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  • Conversations on Wisdom: Uncut Interview with Amishi Jha (video)

    by Jason Boulware and Jean Matelski Boulware Amishi Jha is an associate professor in the department of psychology at the University of Miami. The Jha lab explores the stability and mutability of attention and working memory. With large contributions to the field of contemplative practice, her research...
     Posted by: jlmatelski
  • Memories Are Crucial for Looking Into the Future

    By Carl Zimmer, Discover magazine The past and future may seem like different worlds, yet the two are intimately intertwined in our minds. In recent studies on mental time travel, neuroscientists found that we use many of the same regions of the brain to remember the past as we do to envision our future...
     Posted by: Anna Gomberg
  • The Trouble With Teens

    By Carl Zimmer, Discover magazine 3/24/11 Excerpt: Teenagers are a puzzle, and not just to their parents. When kids pass from childhood to adolescence their mortality rate doubles, despite the fact that teenagers are stronger and faster than children as well as more resistant to disease. Parents and...
     Posted by: Anna Gomberg
  • Can the Brain Explain Your Mind?

    By Colin McGinn, The New York Review of Books 3/24/2011 Excerpt: Is studying the brain a good way to understand the mind? Does psychology stand to brain anatomy as physiology stands to body anatomy? In the case of the body, physiological functions—walking, breathing, digesting, reproducing, and so on...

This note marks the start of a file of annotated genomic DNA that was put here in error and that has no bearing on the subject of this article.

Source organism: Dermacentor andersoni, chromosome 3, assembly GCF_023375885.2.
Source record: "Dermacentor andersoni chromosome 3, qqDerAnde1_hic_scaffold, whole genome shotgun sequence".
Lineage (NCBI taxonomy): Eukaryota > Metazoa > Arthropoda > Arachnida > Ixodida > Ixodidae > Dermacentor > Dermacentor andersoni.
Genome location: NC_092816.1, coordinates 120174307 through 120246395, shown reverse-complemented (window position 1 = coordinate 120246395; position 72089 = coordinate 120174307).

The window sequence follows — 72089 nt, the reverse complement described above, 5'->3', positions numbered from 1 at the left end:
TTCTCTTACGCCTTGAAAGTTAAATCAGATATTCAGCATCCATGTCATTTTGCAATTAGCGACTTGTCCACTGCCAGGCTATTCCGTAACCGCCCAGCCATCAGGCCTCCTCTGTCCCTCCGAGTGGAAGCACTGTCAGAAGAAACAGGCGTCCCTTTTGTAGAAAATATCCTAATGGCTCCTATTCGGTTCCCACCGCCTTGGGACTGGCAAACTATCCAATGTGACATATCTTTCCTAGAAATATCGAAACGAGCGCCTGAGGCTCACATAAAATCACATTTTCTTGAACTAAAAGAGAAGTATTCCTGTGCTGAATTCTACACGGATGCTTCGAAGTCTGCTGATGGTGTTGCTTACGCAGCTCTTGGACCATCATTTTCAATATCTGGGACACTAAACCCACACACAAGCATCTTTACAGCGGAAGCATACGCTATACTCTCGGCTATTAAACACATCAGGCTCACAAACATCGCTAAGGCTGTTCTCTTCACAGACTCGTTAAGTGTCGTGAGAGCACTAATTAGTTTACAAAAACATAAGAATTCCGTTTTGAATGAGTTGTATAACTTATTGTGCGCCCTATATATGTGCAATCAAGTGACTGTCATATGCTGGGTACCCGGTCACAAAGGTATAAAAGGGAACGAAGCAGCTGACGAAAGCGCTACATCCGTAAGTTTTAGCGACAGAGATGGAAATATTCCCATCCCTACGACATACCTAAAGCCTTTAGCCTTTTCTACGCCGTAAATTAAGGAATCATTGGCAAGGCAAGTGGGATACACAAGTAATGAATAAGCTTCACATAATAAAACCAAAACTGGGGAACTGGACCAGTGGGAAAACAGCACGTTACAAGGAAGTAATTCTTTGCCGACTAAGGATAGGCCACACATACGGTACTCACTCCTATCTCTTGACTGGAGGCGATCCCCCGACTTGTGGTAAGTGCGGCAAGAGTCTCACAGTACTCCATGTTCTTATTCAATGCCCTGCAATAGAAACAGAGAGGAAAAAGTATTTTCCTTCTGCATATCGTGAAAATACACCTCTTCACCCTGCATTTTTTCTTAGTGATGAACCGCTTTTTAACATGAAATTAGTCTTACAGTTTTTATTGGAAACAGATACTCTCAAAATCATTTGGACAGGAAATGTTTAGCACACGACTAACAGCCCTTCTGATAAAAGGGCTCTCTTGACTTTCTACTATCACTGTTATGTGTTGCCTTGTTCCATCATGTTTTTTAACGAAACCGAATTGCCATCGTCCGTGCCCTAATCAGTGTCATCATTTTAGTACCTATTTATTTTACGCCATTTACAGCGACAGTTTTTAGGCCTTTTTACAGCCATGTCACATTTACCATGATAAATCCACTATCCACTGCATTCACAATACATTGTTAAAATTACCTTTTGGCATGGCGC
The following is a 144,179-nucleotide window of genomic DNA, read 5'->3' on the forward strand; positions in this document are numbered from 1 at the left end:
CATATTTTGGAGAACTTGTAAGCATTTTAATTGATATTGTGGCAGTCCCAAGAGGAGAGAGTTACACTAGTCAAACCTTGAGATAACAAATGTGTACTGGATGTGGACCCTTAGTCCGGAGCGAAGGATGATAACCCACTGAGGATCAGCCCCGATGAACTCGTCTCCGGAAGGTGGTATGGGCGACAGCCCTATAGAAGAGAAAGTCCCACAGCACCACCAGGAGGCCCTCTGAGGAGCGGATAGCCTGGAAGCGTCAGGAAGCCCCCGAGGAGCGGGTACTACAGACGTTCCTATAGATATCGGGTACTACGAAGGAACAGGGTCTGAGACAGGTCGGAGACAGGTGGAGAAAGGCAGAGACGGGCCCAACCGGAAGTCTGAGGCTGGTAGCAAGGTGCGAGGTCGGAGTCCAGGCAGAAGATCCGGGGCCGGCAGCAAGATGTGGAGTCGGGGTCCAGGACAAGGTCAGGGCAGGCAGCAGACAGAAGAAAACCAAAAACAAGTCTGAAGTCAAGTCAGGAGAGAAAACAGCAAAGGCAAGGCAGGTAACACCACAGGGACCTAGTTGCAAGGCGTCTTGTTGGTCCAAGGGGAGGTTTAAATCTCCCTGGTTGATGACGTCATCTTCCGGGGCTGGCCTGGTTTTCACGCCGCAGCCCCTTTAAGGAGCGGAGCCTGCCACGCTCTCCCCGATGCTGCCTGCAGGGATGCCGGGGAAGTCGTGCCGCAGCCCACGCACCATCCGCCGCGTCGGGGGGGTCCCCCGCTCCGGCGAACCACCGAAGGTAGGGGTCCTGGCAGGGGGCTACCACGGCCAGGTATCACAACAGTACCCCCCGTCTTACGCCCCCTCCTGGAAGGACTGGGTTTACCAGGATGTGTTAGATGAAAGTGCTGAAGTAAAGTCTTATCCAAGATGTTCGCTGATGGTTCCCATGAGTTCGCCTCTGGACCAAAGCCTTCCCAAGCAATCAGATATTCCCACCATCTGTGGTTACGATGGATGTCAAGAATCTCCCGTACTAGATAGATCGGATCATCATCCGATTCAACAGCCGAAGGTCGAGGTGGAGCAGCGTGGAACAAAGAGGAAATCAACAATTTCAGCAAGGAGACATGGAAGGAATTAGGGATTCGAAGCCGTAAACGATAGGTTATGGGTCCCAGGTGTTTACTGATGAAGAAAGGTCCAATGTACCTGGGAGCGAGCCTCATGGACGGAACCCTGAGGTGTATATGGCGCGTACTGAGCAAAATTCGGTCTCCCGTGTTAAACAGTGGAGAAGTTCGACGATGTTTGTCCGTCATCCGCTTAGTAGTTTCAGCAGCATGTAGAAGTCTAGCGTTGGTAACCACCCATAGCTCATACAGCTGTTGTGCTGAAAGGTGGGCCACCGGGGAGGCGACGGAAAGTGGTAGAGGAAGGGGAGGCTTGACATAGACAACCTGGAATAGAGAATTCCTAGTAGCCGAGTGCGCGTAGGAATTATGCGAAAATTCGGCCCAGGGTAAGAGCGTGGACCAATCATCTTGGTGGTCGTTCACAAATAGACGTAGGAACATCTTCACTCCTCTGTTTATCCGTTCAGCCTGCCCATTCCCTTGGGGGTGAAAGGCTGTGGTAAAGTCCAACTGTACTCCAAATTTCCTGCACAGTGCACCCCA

Posted by: Anna Gomberg
  • Does Age Really Bring Wisdom?

    By Josh Tapper, Guelph Mercury News August 10, 2010 Although adults older than 65 face challenges to body and brain, the 70s and 80s also bring an abundance of social and emotional knowledge, qualities scientists are beginning to define as wisdom. As Carstensen and another social psychologist, Fredda...
     Posted by: Anna Gomberg
  • The Pattern Behind Self-deception

    By Michael Shermer "Michael Shermer says the human tendency to believe strange things -- from alien abductions to dowsing rods -- boils down to two of the brain's most basic, hard-wired survival skills. He explains what they are, and how they get us into trouble." Watch the video . Image...
     Posted by: A. J. Stasic
  • Think Twice: How the Gut's "Second Brain" Influences Mood and Well-Being

    by Adam Hadhazy from Scientific American "As Olympians go for the gold in Vancouver, even the steeliest are likely to experience that familiar feeling of "butterflies" in the stomach. Underlying this sensation is an often-overlooked network of neurons lining our guts that is so extensive...
     Posted by: nick stock
  • Many Minds, One Story

    By Richard E. Cytowic in Seed Magazine "From my perspective as a neurologist who studies minds and as a creative writer who imagines characters’ inner lives, Virginia Woolf’s mind is a marvel to behold. No two books are alike. “Not this, not that,” she seems to be saying as she rejects convention...
     Posted by: nick stock
  • Abstract Thoughts? The Body Takes Them Literally

    by Natalie Angier in The New York Times "The theory of relativity showed us that time and space are intertwined. To which our smarty-pants body might well reply: Tell me something I didn’t already know, Einstein. Researchers at the University of Aberdeen found that when people were asked to engage...
     Posted by: nick stock
  • Brain food: The Psychology of Heroism

    By Aditya Chakrabortty from The Guardian "Of all the virtues, heroism is now the most remote. Heroes are either mythic or historical characters (Achilles or Gandhi) or they are superhuman (Spider-Man, or even 9/11 firefighters). What they are not is one of us. Our age has role models and it has...
     Posted by: nick stock
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